I come from a place that is embarrassed by the cast of "Jersey Shore," but proud of a new HBO series that glorifies its gangster roots.
New Jersey is a funny place.
I just got back from visiting my family in the Garden State, and they were excited about "Boardwalk Empire," which began a 12-episode run over the weekend.
The series, which stars Steve Buscemi as Prohibition-era mob leader Nucky Thompson (his real last name was Johnson), was written by Emmy-winning "Sopranos" writer Terence Winter. Martin Scorsese is an executive producer on the series, and he directed the first episode.
I read the book upon which the series was based _ "Boardwalk Empire: The Birth, High Times and Corruption of Atlantic City" by Nelson Johnson, a local attorney related to the late Nucky Johnson. I enjoyed the book but, as an Atlantic City native, I already was familiar with the story.
When you grow up in New Jersey, you don't learn about gangsters by watching movies, but there still is a fascination with gangster movies. Yes, I know there is a fascination everywhere with gangster movies. You don't have to be from New Jersey to love "The Godfather."
Even in Orange County, which has never produced a memorable gangster of its own, people love to watch gangster movies.
The reviews of "Boardwalk Empire" have been stunningly good. Many critics believe it is a worthy successor to another Jersey-based gangster series - "The Sopranos." Jeez, if it wasn't for Bruce Springsteen, Jersey would have no positive role models at all.
Anyway, this seems as good a time as any for a list of gangster movies. Who am I kidding - it's always a good time for a list of gangster movies.
Here are my 10 favorites. Let me know what I missed. Keep in mind that I am from New Jersey, and I know my gangster movies.
1. "The Godfather" (1972): It is the standard against which all other gangster movies are compared.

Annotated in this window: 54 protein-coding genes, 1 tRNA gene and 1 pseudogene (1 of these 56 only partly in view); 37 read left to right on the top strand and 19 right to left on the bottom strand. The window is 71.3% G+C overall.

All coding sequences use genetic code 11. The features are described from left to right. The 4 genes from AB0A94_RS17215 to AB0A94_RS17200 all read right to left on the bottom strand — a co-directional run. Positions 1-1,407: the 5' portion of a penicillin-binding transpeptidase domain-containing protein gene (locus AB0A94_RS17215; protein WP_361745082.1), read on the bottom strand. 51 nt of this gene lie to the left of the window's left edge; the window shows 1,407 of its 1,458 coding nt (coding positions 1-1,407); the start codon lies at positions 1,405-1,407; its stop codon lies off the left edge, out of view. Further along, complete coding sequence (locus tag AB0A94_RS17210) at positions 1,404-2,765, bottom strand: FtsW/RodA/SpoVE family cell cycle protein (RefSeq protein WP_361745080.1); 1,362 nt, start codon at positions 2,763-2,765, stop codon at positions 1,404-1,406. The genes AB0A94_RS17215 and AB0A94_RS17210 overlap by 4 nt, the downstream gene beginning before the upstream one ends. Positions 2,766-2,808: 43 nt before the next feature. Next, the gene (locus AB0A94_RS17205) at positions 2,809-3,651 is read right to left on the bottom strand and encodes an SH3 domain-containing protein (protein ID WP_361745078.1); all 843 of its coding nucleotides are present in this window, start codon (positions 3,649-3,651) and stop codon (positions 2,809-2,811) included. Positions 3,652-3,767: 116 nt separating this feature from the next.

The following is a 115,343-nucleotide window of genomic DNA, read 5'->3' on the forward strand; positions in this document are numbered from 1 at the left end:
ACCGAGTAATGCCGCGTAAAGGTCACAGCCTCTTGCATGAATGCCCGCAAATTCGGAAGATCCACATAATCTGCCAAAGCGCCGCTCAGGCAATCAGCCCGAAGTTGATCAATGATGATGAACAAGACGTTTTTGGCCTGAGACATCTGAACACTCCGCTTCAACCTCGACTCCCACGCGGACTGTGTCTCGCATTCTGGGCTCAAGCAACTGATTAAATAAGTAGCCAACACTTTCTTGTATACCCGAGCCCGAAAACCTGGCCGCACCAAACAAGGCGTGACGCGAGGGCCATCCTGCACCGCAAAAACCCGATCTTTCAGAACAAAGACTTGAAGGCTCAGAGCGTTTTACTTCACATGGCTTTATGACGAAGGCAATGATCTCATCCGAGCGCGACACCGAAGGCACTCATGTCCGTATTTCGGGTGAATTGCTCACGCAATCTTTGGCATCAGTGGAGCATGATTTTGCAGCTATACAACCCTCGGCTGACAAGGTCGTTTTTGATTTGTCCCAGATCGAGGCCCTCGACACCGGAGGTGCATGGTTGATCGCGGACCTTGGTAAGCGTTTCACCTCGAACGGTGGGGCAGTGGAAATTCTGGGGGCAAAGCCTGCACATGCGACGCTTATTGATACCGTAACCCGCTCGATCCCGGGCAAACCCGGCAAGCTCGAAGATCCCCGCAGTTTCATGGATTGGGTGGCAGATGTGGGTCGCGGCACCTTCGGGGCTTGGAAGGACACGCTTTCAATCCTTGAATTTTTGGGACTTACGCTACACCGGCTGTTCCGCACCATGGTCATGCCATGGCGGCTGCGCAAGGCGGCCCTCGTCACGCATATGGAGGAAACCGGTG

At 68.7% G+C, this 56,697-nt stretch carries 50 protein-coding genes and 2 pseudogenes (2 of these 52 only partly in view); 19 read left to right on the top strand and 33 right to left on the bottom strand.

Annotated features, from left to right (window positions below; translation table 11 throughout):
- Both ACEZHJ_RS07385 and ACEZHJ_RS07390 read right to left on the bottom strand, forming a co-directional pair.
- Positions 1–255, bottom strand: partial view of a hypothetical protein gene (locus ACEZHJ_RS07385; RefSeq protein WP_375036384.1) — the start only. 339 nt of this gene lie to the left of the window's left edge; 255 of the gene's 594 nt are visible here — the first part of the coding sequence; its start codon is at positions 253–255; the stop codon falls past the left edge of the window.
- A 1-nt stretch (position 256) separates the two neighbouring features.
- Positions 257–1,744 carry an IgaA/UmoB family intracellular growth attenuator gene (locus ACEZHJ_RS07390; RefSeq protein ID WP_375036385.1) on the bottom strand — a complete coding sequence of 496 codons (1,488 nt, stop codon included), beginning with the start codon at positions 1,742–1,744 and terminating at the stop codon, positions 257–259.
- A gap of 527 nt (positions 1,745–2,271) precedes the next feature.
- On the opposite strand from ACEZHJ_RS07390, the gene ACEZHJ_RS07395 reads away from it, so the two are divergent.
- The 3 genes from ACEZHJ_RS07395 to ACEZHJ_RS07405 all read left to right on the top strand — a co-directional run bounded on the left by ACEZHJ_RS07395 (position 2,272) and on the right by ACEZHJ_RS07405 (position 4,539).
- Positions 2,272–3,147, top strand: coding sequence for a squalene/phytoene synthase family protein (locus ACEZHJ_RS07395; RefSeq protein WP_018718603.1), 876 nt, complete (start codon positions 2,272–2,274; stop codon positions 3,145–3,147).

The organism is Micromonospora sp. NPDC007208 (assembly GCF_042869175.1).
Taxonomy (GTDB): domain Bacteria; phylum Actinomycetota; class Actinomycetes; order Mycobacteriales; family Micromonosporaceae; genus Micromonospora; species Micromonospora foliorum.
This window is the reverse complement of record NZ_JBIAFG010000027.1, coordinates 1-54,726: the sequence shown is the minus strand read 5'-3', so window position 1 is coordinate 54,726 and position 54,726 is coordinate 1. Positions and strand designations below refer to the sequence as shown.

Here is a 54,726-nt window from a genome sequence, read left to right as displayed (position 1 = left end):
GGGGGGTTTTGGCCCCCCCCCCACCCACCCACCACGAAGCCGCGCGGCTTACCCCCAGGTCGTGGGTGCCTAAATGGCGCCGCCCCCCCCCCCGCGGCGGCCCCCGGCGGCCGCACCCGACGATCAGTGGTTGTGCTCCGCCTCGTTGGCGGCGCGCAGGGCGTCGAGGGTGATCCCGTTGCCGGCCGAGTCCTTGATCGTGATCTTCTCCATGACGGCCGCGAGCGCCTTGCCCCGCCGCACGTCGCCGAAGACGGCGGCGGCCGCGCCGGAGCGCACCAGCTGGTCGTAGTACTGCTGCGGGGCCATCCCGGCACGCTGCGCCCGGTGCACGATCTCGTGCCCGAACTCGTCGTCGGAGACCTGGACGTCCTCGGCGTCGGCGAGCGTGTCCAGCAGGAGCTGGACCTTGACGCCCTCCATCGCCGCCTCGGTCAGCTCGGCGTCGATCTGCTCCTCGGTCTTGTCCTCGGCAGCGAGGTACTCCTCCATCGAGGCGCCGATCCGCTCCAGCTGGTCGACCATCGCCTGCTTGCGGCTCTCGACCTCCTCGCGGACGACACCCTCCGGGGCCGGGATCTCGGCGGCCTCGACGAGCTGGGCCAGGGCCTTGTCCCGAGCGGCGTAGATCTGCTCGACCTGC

2. "The Godfather, Part II" (1974): Director Francis Ford Coppola tried to convince me that this was the superior "Godfather" movie (he said he could point out 100 mistakes he made in the first one). I disagreed with him. What does he know _ he only directed the movies.
3. "Goodfellas" (1990): I watch Scorsese's masterpiece every six months whether I need to or not. Joe Pesci played the most frightening gangster ever put on film. "What do you mean I'm funny?"
4. "Angels with Dirty Faces" (1938): This will be the only Jimmy Cagney film I put on my top 10, although I easily could have added "White Heat," "The Public Enemy" and "Roaring Twenties." I love all of his gangster movies. But I picked "Angels" because of the final scene, when tough-guy Rocky Sullivan (Cagney) faces his execution like a coward. Did he really go out a coward, or was he fulfilling a request from his childhood friend (a priest played by Pat O'Brien) to set an example for the young neighborhood gangster wannabes?
5. "A Bronx Tale" (1993): Robert De Niro made his directorial debut in this film based on a one-man play written by Chazz Palminteri. It's the story of a young impressionable boy who is torn between the examples set by his hard-working father (De Niro) and the neighborhood mob boss (Palminteri).
6. "Scarface" (1983): Brian De Palma directed this remake of the 1932 original (directed by Howard Hawks and starring Paul Muni), and it's so over-the-top that it's a hoot. Al Pacino plays a Cuban immigrant who rises to the top of the Miami cocaine world in the excessive 1980s. Who will ever forget the entrance made by a then-unknown actress named Michelle Pfeiffer on a private glass elevator?
7. "The Departed" (2006): Scorsese finally won his Oscar (he should have won earlier for "Goodfellas"), and the movie took home the Best Picture statue. Jack Nicholson plays an Irish mobster in Boston, Matt Damon is his mole in the state police and Leonardo DiCaprio is an undercover agent inside his gang. The ending is not for the squeamish.
8. "Donnie Brasco" (1997): Johnny Depp plays real-life FBI agent Joe Pistone, who infiltrated the New York mob with the help of an unsuspecting journeyman gangster played by Al Pacino.
9. "Miller's Crossing" (1990): Who would have believed that the wacky Coen brothers could come up with a first-rate drama about the Irish mob? Certainly not me. Gabriel Byrne stars as a gangster with a moral code. Go figure.
10. "Get Shorty" (1995): You were probably expecting "Casino," or some other serious film, but I always enjoy watching this Barry Sonnenfeld-directed romp, and I think it has a lot to do with the cast, from John Travolta and Gene Hackman to Rene Russo and Dennis Farina.